In a research paper on free alternative numerical-computational packages, Matthew W. Brewster points out that both FreeMat and Scilab exhibited some incompatibility with MATLAB and some performance problems in their tests.
Neeraj Sharma and Matthias K. Gobbert, in their research paper titled A Comparative Evaluation of MATLAB, Octave, FreeMat and Scilab for Research and Teaching, find that all packages gave identical numerical results, though Scilab exhibited a limitation in the size of the linear system it could solve in the complex test problem, and FreeMat was hampered by the lack of a conjugate gradient function. The available graphical functions differ in functionality but give equivalent plots, though FreeMat has limited three-dimensional graphics capabilities at present. GNU Octave is the most compatible with MATLAB due to its numerical abilities and similarity of syntax. Another reason to consider Octave is that free parallel-computing extensions are available that are known to work with this package, conclude these researchers.
What users think about Octave
Users, especially beginners, feel that Octave is an incredibly good tool. In their opinion, it even outplays MATLAB in a Linux environment.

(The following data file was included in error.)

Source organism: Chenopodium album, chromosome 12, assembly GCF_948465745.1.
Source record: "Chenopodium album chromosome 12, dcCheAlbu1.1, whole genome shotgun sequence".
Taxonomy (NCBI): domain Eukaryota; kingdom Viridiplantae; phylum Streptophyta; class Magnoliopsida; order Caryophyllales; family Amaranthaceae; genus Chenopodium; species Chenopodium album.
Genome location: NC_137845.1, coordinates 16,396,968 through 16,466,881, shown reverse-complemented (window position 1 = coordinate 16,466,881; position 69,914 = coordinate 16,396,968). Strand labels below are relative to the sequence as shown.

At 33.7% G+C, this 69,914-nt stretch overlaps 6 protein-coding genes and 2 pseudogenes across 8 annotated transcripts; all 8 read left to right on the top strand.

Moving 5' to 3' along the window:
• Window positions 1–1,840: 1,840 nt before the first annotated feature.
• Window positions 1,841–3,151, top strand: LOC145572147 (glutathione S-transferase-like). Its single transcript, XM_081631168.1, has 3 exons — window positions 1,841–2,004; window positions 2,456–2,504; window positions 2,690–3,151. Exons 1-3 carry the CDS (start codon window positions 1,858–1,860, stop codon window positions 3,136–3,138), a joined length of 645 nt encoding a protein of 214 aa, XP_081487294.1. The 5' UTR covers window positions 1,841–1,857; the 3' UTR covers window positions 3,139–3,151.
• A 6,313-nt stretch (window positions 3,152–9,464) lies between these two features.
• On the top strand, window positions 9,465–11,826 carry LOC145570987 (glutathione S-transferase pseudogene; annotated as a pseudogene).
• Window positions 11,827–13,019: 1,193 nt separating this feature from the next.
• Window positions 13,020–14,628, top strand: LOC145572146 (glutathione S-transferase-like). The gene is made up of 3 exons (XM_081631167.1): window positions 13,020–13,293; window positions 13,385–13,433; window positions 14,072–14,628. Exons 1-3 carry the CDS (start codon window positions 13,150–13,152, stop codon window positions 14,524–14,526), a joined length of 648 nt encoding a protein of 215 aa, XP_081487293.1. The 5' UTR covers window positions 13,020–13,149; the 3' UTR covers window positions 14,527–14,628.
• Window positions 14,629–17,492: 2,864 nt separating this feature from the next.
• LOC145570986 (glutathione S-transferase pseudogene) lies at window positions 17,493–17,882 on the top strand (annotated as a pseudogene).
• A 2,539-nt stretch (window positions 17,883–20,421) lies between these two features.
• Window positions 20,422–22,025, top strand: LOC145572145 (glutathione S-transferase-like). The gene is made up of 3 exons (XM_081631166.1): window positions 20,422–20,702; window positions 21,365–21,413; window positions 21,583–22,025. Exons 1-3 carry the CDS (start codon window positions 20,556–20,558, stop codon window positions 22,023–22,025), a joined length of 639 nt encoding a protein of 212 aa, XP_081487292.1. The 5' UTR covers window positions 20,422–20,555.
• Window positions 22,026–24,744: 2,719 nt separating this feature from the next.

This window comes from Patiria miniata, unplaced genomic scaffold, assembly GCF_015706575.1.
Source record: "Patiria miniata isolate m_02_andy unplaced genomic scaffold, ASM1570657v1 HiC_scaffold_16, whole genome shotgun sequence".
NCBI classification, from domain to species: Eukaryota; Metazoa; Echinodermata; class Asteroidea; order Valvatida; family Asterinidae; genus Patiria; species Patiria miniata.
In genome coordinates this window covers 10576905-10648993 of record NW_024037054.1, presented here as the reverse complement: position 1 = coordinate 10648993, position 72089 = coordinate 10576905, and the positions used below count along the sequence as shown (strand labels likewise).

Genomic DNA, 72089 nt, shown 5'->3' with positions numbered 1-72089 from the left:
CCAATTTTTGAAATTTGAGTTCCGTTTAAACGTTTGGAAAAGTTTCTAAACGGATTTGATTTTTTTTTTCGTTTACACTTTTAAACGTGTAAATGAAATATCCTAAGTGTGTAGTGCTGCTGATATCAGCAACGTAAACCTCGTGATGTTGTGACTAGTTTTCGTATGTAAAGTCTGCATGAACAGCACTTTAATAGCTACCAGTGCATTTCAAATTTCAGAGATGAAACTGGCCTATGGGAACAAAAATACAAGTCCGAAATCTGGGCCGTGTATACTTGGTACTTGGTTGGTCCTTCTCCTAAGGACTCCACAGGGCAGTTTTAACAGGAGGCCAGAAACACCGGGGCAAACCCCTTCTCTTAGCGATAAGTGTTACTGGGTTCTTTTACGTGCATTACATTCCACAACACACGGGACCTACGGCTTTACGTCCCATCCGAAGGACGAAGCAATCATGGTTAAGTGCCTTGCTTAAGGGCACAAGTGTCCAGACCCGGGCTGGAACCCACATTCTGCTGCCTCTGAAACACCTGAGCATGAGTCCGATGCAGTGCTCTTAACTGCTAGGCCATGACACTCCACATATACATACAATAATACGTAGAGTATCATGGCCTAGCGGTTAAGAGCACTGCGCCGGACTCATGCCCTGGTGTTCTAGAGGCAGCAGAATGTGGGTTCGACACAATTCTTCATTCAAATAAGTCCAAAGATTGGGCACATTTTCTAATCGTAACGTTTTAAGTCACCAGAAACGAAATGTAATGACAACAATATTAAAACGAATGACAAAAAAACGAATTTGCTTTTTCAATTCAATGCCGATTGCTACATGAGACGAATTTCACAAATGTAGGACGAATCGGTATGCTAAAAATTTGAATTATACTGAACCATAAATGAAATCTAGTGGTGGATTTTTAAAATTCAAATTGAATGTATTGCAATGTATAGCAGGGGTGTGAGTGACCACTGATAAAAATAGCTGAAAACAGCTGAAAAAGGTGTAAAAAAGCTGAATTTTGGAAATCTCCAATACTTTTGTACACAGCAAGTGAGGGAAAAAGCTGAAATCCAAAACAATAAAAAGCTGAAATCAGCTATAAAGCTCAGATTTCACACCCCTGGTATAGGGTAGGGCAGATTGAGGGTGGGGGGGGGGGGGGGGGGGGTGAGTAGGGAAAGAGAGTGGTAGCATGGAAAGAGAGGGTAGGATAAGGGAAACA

“It never ceases to amaze me that developers write such incredible software and put it out there for free. With this software you can plot sigmoid functions and calculate the transpose of any matrix easily. It is essentially a free version of MATLAB. So, I cannot imagine any business not utilising this priceless software. I am deeply grateful to Octave developers because it means that I can watch a linear algebra video, actually test it and make it work on my computer. The complexity of maths that Octave can handle is amazing. And, all of this for free. Thank you just does not seem to mean enough,” says a user on apps.ubundu.com
A user writes in mathworks.com, “The language is almost identical to basic MATLAB. The discriminating difference is that Octave is open source and free. For my robotics-modelling applications, it is more than adequate. I will likely stop spending money on MATLAB, especially if the Octave organisation develops a basic Simulink-like capability.”
A very useful tool
From the above discussions, we can easily conclude that Octave is an excellent alternative to MATLAB for complex numerical computations. It outplays most of its competent open source software in its usability and performance. The graphical interface, which is a recently added functionality, makes this tool more user-friendly.
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The author worked at EFY till recently